The vast majority of websites you visit now greet you with a pop-up. This annoying impediment to your seamless web browsing is called the “cookie banner”, and it’s there to secure your consent, as per online privacy laws, for websites to retain information about you between browsing sessions.
The cookie banner purports to offer you a choice: consent to only the essential cookies that help maintain your browsing functionality, or accept them all – including cookies that track your browsing history to sell on to targeted advertising firms. Because those additional cookies generate extra revenue for the websites we visit, cookie banners are often designed to trick you into clicking “accept all”.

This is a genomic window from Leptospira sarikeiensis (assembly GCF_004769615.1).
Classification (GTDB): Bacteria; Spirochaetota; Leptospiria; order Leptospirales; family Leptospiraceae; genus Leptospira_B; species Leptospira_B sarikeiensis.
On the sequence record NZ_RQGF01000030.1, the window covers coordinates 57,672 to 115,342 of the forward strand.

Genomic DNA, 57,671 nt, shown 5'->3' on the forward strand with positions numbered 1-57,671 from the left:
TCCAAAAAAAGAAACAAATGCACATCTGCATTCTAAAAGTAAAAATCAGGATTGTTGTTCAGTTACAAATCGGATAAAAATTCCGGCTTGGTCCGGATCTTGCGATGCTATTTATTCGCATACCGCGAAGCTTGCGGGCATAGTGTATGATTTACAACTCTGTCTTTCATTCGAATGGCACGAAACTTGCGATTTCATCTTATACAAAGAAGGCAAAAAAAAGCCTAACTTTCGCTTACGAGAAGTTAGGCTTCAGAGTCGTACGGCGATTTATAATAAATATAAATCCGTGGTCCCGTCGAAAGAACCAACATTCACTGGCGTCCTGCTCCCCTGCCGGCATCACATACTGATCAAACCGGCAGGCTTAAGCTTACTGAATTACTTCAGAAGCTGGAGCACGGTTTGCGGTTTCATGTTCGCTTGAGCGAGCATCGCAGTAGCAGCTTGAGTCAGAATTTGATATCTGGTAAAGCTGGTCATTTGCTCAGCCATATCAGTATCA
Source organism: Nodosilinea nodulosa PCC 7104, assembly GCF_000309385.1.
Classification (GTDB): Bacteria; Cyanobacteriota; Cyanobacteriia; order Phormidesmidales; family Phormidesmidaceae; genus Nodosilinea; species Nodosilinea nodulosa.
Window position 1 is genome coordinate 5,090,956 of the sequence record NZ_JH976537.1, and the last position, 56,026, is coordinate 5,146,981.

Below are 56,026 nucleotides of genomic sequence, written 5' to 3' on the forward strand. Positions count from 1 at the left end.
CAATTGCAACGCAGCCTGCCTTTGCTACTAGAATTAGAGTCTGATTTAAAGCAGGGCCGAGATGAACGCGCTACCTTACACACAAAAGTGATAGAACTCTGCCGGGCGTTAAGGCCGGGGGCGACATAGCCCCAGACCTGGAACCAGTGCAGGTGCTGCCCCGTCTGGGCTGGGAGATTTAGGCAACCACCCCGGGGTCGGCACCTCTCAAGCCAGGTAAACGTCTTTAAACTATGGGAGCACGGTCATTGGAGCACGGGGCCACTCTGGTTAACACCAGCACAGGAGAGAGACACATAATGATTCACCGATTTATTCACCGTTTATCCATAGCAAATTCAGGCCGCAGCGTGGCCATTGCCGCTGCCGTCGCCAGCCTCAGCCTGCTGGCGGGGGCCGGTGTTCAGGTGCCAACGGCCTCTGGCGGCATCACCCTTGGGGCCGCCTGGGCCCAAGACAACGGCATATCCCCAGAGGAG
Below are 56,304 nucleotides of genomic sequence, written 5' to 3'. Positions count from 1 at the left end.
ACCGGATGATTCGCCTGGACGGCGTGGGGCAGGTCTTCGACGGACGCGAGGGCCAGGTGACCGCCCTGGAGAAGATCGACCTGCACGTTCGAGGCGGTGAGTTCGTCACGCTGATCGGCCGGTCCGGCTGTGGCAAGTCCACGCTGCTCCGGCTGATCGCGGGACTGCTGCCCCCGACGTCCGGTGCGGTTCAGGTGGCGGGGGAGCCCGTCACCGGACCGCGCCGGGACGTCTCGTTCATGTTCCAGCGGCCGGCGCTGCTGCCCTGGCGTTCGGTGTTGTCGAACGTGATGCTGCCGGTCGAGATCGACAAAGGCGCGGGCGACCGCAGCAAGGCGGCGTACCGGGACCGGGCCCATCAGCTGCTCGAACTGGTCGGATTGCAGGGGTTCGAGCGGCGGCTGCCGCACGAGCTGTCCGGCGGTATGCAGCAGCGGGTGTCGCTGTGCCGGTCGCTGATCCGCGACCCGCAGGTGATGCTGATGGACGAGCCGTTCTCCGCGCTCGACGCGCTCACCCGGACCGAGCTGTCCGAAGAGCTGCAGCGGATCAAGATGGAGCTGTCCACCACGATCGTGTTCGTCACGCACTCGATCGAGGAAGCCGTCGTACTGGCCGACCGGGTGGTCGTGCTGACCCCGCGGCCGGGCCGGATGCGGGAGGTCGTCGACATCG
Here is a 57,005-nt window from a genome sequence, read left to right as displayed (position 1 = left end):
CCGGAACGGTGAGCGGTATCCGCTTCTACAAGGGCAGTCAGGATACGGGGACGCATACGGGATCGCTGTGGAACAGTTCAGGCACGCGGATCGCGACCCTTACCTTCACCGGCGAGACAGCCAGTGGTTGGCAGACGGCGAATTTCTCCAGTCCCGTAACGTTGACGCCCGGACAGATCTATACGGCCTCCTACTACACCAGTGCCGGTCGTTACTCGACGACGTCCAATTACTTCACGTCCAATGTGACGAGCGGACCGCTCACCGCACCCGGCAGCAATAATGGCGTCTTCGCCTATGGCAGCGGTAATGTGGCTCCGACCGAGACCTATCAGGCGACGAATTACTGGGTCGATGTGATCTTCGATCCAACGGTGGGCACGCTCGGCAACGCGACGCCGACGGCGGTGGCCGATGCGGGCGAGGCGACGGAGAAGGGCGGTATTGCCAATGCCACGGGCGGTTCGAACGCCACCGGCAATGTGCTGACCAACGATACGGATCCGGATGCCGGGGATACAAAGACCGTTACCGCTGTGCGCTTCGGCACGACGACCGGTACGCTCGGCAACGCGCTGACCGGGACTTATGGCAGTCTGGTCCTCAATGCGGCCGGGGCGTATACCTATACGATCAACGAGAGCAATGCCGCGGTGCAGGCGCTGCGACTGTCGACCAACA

The UK’s information commissioner recently urged G7 countries to address this problem, highlighting how fatigued web users are agreeing to share more personal data than they’d like. But in truth, manipulative cookie banners are just one example of what’s called “dark design” – the practice of creating user interfaces that are intentionally designed to trick or deceive the user.
Dark design has proven to be an incredibly effective way of encouraging web users to part with their time, money and